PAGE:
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Introduction to Open Graph Markup and Why It's Important For Social Sharing

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Introduction to Open Graph Markup and Why Its Important For Social Sharing daily-golden-nugget-1402-63
I've dissected a lot of websites that were not performing well, or produced completely unexpected results. One problem that seems to be appearing more and more is the inconsistent way that social networks are reading a web page and pulling information that you want to share. You see, you try sharing a link on Facebook, Google+, Twitter, and LinkedIn, and they will quickly spider the URL you are sharing and make suggestions for the images, descriptions, and headlines. Sometimes the suggestions are perfect, and sometimes they can't be more wrong.

Facebook is very frustrating when it provides a selection of 8 different images to share from a page, yet none of which are the actual image you really want. Questions about image sharing to Facebook are probably the type I most often receive.

Caching of Social Sharing Snippets


Left to their own devices, the social networks will read and show the page title and meta description of the web page you are sharing. It can be rather inconvenient when you want to share a page to Google+ and Facebook, only to see that the auto generated title and description are rather inappropriate. What's even worse is that those social networks will cache those snippets of information instantly, so there's no way to fix them once you've suggested a link that you might share.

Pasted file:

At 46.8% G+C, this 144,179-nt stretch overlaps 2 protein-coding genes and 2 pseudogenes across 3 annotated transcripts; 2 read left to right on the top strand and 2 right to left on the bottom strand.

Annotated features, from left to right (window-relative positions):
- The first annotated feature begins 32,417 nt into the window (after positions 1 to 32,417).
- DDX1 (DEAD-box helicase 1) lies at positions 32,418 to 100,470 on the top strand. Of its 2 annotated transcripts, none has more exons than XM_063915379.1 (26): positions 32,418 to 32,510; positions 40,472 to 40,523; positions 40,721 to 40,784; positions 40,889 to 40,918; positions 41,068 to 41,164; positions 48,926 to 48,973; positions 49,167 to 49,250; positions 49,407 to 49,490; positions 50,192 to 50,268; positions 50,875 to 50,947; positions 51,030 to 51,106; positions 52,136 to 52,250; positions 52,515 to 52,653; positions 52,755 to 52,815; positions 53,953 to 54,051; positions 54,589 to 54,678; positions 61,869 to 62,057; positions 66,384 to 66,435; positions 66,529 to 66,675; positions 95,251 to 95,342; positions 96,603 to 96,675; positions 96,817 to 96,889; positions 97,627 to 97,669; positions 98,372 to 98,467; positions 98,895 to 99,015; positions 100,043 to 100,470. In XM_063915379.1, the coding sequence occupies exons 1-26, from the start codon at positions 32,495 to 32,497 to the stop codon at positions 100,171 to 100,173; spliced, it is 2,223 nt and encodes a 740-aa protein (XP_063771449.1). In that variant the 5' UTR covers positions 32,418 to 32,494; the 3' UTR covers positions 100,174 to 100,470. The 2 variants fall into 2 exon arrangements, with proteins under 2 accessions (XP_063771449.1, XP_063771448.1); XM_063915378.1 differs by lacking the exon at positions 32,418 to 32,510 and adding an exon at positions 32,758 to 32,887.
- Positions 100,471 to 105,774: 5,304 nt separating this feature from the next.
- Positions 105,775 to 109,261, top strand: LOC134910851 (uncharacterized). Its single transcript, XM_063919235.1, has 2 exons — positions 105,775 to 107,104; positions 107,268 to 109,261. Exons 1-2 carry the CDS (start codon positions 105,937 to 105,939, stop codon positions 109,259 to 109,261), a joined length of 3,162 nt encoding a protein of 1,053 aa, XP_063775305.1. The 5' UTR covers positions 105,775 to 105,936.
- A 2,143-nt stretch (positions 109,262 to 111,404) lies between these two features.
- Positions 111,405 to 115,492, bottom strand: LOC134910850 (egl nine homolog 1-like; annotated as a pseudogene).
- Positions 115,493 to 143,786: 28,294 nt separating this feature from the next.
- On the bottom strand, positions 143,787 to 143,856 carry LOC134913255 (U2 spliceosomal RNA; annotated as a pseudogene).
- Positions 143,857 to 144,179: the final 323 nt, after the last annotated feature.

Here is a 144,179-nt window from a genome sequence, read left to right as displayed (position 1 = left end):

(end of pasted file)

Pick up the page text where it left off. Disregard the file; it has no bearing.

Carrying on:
Let me say that again... As soon as you copy and paste a URL into the status update field, Facebook and Google+ will spider your web page and cache the settings you have. If at that point, you realize that the settings are wrong, well, there's nothing you can easily do about it. Even if you cancel the status update an fix your page, the social networks will draw from their cached resources instead of reading your page a second time.

In order to share the best titles, descriptions, and images to social networks you'll have to plan for that ahead of time.

Planning Social Sharing Snippets


In 2010, Facebook introduced something called "Open Graph." In essence, the Open Graph is a set of meta tags that you can place in your website code that tells Facebook exactly what to display when sharing a web page. The information in the Open Graph tags does not have to match the information in your page title or meta description.

Because the normal page title and meta description appear in search results, you've probably spent a lot of time tweaking those for the best SEO performance. However, what's appropriate to appear in Google search results is rarely good for the attention grabbing effect needed when sharing to social networks.

All throughout our day our point of view shifts depending on our location, what we're doing, the last conversation with someone, and even if we laughed or cried a moment ago. Our point of view when using a search engine is completely different than our point of view when scrolling through social posts.